´╗┐BRITTANY LE STRANGE: Today's date is August 1, 2013. This is Brittany Le Strange, interviewing Mike -- I'm sorry is it Dunlea, Dun-?

MIKE DUNLEA: Dunlea is fine.

BRITTANY LE STRANGE: Dunlea. At Tuckerton Seaport Museum. It is about 3:30 in the afternoon, and how old are you, Mr. Dunlea?

MIKE DUNLEA: I'm forty-six years old.

BRITTANY LE STRANGE: And here it says that you live in Manahawkin?


BRITTANY LE STRANGE: How long have you lived there?

MIKE DUNLEA: Thirteen years.

BRITTANY LE STRANGE: Thirteen years? Why there?

MIKE DUNLEA: I grew up in Atlantic Highlands on the water, and wanted to move back so we moved back with the children before my daughter started kindergarten, and we chose Stafford.

BRITTANY LE STRANGE: Okay and tell me about your family.

MIKE DUNLEA: I'm married for twenty-two years and I have a sixteen-year-old daughter, a fifteen-year-old son, and a nine-year-old daughter.

BRITTANY LE STRANGE: Busy house [laughs].

MIKE DUNLEA: Yeah. [laughs] Very busy.

BRITTANY LE STRANGE: Since this is an audio interview, can you tell me a little bit about your background in terms of race and ethnicity?

MIKE DUNLEA: I am Caucasian, um, Irish American. My family is Catholic by religion. So, is that what you were-



BRITTANY LE STRANGE: And what do you do for a living?

MIKE DUNLEA: I am a second grade teacher.

BRITTANY LE STRANGE: How long have you been doing that?

MIKE DUNLEA: This is my ninth year in second grade.

BRITTANY LE STRANGE: What did you do before that?

MIKE DUNLEA: I taught other grade levels, but prior to teaching I was in restaurant management.

BRITTANY LE STRANGE: Big difference.


BRITTANY LE STRANGE: What made you switch?

MIKE DUNLEA: Well, once we had our children, I started to find that I had a certain interaction with kids that were the kind of- predisposed me to being set for the classroom, so I pursued it after I became a dad.

BRITTANY LE STRANGE: What do you like about living in New Jersey?

MIKE DUNLEA: I like the diversity. I like its proximity to New York City and Philadelphia and being in the middle of the megalopolis and having beaches and- we used to live on the ski mountain in Vernon before we moved back down to the beach. I like, definitely, mostly the water, being on the water.

BRITTANY LE STRANGE: Which shore would you say is your favorite?

MIKE DUNLEA: Uh, the shore?


MIKE DUNLEA: Well, I love the beaches on LBI now, but I grew up in Monmouth County so I always used to go out to Sandy Hook and Seabright, but I prefer LBI at this point.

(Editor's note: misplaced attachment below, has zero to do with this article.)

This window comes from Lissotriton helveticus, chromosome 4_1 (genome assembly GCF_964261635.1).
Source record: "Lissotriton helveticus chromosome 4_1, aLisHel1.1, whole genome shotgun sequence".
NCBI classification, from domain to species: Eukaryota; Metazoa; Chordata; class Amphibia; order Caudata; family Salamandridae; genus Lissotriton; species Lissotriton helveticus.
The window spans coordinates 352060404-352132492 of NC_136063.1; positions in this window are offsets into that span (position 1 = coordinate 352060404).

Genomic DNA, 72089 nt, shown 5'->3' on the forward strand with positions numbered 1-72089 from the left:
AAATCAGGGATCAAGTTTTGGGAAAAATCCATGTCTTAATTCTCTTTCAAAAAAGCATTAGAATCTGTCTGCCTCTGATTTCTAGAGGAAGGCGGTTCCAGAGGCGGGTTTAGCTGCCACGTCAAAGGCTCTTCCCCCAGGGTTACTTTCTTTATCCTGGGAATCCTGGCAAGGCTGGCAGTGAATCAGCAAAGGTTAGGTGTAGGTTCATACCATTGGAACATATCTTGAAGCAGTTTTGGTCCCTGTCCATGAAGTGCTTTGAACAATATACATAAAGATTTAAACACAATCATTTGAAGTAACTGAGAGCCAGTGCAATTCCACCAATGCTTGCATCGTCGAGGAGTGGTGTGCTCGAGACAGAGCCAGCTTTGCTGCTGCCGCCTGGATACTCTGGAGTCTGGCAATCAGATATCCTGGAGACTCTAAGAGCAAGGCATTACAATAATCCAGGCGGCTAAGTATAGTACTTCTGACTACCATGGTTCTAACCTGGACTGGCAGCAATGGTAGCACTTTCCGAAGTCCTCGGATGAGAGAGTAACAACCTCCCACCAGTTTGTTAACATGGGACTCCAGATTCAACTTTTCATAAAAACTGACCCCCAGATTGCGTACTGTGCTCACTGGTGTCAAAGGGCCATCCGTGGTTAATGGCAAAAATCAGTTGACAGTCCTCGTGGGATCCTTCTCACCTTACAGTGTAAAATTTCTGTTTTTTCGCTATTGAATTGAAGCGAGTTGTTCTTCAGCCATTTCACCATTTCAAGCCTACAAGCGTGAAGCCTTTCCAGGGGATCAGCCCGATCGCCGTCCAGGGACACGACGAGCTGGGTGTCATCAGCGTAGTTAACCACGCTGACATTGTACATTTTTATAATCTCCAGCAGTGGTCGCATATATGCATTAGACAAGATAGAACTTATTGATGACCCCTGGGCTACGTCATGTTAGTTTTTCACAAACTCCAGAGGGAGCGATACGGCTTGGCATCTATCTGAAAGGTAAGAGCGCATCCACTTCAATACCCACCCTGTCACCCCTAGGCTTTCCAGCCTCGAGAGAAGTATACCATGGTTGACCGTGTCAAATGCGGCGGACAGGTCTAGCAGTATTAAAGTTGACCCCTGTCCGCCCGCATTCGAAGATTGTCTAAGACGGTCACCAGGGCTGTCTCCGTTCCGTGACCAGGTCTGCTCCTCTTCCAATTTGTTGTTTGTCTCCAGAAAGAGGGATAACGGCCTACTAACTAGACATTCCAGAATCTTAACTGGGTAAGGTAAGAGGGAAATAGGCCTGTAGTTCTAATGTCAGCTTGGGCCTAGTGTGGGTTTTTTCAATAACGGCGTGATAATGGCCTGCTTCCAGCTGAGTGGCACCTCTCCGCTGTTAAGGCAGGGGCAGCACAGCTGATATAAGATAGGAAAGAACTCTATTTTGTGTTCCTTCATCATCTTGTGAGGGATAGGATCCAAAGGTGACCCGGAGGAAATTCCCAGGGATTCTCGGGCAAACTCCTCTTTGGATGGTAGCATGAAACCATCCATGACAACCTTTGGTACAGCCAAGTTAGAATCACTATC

BRITTANY LE STRANGE: Can you tell me a little bit about your neighborhood and community?

MIKE DUNLEA: Yeah, I live in Ocean Acres, which is a development in Saver Township, which is west of the Parkway. It's considered safe from storms because of the Parkway being a raised roadway. It's mostly middle-class, lower-middle-class families, single homes. The school that I work in is located in the middle for the development.

[Ambient voices]

BRITTANY LE STRANGE: And how are you involved in the community besides being a teacher?

MIKE DUNLEA: We are members of a church on LBI, St. Francis Catholic Church. My children have been involved in different sports and activities and Girl Scouts and all through those different coordinations, I've been involved. And just by being a teacher in the town and living in the town it's been a very, pretty involved in everything.

BRITTANY LE STRANGE: When did you first hear about the storm coming?

MIKE DUNLEA: Coming? I knew that it was coming for quite a while, I was keeping an eye on it. And then I was at a workshop- a teacher workshop in Princeton when they changed and updated the estimated time the storm would arrive, and they started to proactively call for states of emergency, so I kind of had heads up for a while.

BRITTANY LE STRANGE: What were you first thoughts?

MIKE DUNLEA: That our time was up. That we were living on borrowed time for quite a long time.

BRITTANY LE STRANGE: So what did you expect? Did you expect it to be like it was?

MIKE DUNLEA: In some ways, yes, in other ways, no. I expected the intensity and the destruction that you see on the barrier islands. I didn't expect the flooding that followed inland and all the damage that I came upon.

BRITTANY LE STRANGE: Okay. And how did you prepare?

MIKE DUNLEA: We did what most people do. We stocked up. We made sure we had some provisions -- batteries, candles. We made certain that we photographed everything around the house in case any trees were to fall, so for insurance purposes we would have documented proof that the house was in a good state prior to the storm. So, just pretty much that. Charged everything up.

BRITTANY LE STRANGE: How did you find the- how did you find the availability of supplies?

MIKE DUNLEA: They were fine. I don't think we really had any difficulty stocking up.

BRITTANY LE STRANGE: Do you believe that you had adequate warning?

MIKE DUNLEA: Yeah, yeah, I think we did.

BRITTANY LE STRANGE: Was there any evacuation warnings in your town in particular?

MIKE DUNLEA: In my particular region of the town, no, but in other areas I think they did start to- low-lying Bayfront areas may have been asked to mandatorily leave.